- The definition of cunt is a very profane way to describe a mean or disagreeable woman.
An example of cunt is what a woman may be called during a heated disagreement.
- Cunt is defined as a degrading or very profane term for a vagina.
An example of cunt is what someone may call a person they don’t like during a big fight.
- the vulva or vagina
- sexual intercourse with a woman
- a woman: a term of hostility and contempt
- any unpleasant or contemptible person
Origin of cuntMiddle English cunte, female genitals, akin to Old Norse kunta ; from Germanic an unverified form kuntōn ; from uncertain or unknown; perhaps
- Vulgar Slang The vagina or vulva.
- Offensive Slang a. Used as a disparaging term for a woman.b. Used as a disparaging term for a person one dislikes or finds extremely disagreeable.
- Vulgar Slang Sexual intercourse with a woman.
Origin of cuntMiddle English cunte.
(countable and uncountable, plural cunts)
- (vulgar, countable) The female genitalia, especially the vulva.
- (vulgar, offensive, countable) An extremely unpleasant or objectionable person (in US, especially a woman; in UK or Ireland, more usually a man).
- (UK, New Zealand, vulgar, countable) An objectionable object or item.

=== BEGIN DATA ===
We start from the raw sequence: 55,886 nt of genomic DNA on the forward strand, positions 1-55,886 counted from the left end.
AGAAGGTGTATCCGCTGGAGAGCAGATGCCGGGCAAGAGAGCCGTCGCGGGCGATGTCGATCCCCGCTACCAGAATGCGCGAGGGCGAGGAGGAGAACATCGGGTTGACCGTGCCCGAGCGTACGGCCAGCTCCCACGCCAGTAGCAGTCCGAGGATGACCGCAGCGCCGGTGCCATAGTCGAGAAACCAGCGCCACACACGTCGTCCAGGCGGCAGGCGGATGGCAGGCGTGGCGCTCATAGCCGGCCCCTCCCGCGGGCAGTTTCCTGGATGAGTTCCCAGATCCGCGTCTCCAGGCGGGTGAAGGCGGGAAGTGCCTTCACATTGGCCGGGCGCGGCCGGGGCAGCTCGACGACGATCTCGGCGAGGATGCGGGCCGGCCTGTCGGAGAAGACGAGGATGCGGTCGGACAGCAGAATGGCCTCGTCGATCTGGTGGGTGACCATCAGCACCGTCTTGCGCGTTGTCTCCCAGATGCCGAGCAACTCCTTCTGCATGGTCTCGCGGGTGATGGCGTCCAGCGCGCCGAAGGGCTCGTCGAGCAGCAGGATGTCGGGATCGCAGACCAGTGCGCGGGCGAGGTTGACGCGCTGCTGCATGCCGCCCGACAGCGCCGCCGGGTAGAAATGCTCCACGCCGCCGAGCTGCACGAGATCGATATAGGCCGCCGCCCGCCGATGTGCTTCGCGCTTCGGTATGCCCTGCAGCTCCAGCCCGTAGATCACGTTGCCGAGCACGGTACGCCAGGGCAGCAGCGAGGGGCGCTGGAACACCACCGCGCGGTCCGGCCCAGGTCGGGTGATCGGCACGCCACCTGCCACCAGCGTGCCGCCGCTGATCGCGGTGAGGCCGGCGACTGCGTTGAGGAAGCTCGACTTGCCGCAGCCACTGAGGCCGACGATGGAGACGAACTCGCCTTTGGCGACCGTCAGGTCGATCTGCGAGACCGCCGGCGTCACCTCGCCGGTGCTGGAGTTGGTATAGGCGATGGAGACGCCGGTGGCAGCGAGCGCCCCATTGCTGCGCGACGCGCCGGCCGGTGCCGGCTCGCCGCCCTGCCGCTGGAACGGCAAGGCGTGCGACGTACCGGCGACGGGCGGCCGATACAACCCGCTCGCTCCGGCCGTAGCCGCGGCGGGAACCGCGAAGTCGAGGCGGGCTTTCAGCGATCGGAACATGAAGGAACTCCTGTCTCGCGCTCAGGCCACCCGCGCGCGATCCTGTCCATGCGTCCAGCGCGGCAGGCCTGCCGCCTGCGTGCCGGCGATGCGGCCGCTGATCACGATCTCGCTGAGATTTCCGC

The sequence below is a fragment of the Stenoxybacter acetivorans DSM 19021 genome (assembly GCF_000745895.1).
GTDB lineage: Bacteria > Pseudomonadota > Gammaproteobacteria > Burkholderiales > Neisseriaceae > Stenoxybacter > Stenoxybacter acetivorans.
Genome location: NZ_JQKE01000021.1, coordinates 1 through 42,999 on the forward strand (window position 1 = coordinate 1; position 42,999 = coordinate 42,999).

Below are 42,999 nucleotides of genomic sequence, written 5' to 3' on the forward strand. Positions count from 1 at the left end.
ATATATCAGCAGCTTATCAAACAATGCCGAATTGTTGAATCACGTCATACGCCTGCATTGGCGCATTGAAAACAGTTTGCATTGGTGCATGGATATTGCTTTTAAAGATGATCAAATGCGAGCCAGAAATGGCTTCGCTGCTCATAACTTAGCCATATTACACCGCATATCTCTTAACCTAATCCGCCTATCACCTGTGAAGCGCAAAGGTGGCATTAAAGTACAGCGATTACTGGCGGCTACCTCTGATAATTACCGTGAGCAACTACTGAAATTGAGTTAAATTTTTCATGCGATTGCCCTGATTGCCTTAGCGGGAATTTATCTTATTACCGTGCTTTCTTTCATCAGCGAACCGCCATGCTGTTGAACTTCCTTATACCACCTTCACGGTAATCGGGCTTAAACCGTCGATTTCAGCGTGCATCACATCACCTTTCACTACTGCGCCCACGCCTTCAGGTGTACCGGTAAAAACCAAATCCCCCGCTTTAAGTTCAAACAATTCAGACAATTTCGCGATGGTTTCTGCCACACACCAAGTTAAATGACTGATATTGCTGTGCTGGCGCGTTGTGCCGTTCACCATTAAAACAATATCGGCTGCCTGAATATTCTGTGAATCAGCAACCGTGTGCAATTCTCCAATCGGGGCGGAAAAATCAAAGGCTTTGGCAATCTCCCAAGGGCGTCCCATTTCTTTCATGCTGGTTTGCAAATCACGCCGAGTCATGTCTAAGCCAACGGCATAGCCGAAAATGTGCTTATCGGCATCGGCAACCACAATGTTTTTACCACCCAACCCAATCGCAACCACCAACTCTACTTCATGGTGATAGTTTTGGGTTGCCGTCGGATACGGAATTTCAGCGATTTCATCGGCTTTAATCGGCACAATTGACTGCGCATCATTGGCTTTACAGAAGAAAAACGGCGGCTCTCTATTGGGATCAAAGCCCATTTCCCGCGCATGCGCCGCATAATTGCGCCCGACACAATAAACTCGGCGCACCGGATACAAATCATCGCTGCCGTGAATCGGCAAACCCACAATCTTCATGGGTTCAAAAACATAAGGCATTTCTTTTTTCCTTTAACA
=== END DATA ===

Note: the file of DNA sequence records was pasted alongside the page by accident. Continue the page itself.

- Fix the car? I’ll sort the cunt out at the weekend.
- (UK, Australia, Ireland, New Zealand, Scotland, vulgar) An unpleasant or difficult experience or incident.
- I had a real cunt of a day. It was a cunt of an experience getting through it.
- (vulgar, countable and uncountable) A woman, women, or bottom as a source of sex.
- I’m going to hit the clubs and see if I can get me some cunt.
- (Australia, New Zealand, UK, vulgar, positive, countable) (with words funny, good) A person (mostly between male friends); compare bastard.
- Yes, I do remember Dave, he was one funny cunt.
- Tom's a good cunt, he fixed my car and didn't even charge me for it!
Writing in 1961, Partridge notes the term has been avoided "in written and polite spoken English" from the 15th Century and has been considered obscene (thus illegal to publish) since around 1700. Partridge further notes the absence of the term from the 1932 Universal Dictionary of English and the 1933 Shorter Oxford Dictionary. Partridge himself bowdlerizes the term as c*nt.
From Middle English cunte, queynt, queynte from Old English *cunte, from Proto-Germanic *kuntōn. Cognate with Frisian kunte, dialectal Swedish kunta, dialectal Danish kunte, Dutch kont (“arse”) and Icelandic kunta. A relationship to Latin cunnus has not been conclusively shown. Partridge suggests cuneus, a wedge.